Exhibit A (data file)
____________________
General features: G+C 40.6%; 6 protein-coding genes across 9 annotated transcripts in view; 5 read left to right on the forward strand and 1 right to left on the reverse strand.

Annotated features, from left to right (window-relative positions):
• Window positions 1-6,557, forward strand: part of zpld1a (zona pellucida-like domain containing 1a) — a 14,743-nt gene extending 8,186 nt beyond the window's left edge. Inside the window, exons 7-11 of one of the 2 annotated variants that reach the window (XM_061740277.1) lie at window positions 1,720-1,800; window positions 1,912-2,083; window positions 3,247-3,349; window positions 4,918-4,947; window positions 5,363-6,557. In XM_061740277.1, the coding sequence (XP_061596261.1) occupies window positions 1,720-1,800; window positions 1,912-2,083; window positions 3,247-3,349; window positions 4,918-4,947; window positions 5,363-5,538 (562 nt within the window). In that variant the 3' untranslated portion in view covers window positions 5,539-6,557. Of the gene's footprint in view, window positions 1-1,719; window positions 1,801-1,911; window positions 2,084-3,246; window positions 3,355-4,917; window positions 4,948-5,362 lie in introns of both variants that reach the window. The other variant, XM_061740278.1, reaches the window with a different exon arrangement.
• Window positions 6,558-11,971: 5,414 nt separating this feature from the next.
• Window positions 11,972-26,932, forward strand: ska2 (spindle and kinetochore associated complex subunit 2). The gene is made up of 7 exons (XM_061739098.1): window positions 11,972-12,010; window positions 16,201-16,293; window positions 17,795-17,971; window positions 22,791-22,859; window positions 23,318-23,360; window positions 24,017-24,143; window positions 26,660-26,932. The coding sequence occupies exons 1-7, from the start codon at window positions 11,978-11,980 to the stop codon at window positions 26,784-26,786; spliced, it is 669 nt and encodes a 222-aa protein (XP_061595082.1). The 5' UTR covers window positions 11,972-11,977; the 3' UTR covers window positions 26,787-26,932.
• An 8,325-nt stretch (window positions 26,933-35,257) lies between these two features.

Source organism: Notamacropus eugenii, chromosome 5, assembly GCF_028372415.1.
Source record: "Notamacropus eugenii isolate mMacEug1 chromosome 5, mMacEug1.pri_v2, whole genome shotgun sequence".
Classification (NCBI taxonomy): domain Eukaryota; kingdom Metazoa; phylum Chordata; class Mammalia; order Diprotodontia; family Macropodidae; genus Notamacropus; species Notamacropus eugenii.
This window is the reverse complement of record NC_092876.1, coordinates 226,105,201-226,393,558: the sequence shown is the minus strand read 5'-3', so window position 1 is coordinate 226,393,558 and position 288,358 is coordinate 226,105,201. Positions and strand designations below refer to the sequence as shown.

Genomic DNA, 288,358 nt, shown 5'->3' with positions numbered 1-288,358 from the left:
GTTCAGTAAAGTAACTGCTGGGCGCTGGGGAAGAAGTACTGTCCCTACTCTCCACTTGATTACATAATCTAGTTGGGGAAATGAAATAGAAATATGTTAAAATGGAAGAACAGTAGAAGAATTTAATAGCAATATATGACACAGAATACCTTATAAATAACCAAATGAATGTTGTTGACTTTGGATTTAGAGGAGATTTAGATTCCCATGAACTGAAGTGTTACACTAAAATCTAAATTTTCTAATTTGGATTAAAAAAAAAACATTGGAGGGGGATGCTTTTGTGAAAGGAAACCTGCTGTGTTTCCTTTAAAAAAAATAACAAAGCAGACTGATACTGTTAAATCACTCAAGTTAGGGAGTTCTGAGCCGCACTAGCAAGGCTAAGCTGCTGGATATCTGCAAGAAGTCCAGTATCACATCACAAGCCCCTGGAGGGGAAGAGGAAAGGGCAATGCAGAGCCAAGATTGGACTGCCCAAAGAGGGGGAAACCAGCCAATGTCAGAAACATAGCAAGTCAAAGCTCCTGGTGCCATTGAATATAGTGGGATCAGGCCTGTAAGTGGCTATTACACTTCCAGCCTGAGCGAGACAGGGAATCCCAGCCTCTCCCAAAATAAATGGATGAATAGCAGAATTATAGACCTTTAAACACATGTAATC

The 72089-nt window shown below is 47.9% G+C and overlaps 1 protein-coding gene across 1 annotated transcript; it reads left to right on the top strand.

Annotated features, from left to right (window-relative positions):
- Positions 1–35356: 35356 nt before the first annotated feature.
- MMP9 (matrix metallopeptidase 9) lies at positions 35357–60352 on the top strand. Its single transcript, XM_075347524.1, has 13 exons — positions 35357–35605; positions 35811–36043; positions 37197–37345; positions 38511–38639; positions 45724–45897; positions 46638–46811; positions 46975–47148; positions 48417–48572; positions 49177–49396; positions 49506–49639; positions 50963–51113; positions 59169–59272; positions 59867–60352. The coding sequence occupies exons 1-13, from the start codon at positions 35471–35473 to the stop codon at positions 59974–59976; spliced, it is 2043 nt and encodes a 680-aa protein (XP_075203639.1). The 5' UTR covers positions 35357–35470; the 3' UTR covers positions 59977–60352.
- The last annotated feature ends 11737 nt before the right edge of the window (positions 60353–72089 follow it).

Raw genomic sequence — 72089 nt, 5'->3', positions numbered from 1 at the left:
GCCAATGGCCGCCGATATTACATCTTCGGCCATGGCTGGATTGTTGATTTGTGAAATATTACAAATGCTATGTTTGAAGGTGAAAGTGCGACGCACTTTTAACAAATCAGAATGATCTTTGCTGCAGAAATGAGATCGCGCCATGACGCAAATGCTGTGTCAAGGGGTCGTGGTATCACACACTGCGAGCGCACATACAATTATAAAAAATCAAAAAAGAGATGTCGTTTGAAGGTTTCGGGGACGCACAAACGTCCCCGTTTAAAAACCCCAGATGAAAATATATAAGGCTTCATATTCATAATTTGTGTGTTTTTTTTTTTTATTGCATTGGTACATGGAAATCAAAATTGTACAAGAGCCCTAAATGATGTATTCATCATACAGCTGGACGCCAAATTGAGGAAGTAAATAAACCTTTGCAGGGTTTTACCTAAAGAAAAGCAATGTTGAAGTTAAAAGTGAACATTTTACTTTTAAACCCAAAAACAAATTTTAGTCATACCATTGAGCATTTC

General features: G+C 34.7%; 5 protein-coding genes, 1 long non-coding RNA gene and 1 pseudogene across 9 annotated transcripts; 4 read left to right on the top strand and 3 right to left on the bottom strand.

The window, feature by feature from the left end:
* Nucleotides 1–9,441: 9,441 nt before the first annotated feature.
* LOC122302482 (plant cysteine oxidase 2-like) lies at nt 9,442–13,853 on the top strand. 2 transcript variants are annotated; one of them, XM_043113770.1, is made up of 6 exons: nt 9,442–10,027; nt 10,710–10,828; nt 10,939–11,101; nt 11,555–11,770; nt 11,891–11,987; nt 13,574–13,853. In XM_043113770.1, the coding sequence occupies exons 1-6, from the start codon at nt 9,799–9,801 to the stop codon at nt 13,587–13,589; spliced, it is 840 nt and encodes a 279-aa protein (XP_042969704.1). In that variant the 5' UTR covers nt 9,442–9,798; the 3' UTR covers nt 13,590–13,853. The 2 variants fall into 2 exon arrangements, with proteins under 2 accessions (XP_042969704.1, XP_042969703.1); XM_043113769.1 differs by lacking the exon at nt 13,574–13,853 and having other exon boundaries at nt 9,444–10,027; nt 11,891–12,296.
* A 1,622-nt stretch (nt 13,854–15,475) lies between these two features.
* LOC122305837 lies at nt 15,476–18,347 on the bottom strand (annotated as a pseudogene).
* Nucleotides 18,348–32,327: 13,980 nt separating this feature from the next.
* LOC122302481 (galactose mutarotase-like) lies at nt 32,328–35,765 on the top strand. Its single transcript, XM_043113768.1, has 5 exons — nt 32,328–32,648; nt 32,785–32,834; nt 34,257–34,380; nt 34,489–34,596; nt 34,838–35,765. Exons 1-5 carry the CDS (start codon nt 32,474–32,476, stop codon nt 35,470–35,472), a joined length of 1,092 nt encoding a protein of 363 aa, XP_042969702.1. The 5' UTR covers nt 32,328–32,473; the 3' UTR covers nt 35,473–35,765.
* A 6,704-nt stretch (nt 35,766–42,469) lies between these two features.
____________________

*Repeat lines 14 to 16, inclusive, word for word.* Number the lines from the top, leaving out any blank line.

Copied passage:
Annotated features, from left to right (window-relative positions):
- Positions 1–35356: 35356 nt before the first annotated feature.
- MMP9 (matrix metallopeptidase 9) lies at positions 35357–60352 on the top strand. Its single transcript, XM_075347524.1, has 13 exons — positions 35357–35605; positions 35811–36043; positions 37197–37345; positions 38511–38639; positions 45724–45897; positions 46638–46811; positions 46975–47148; positions 48417–48572; positions 49177–49396; positions 49506–49639; positions 50963–51113; positions 59169–59272; positions 59867–60352. The coding sequence occupies exons 1-13, from the start codon at positions 35471–35473 to the stop codon at positions 59974–59976; spliced, it is 2043 nt and encodes a 680-aa protein (XP_075203639.1). The 5' UTR covers positions 35357–35470; the 3' UTR covers positions 59977–60352.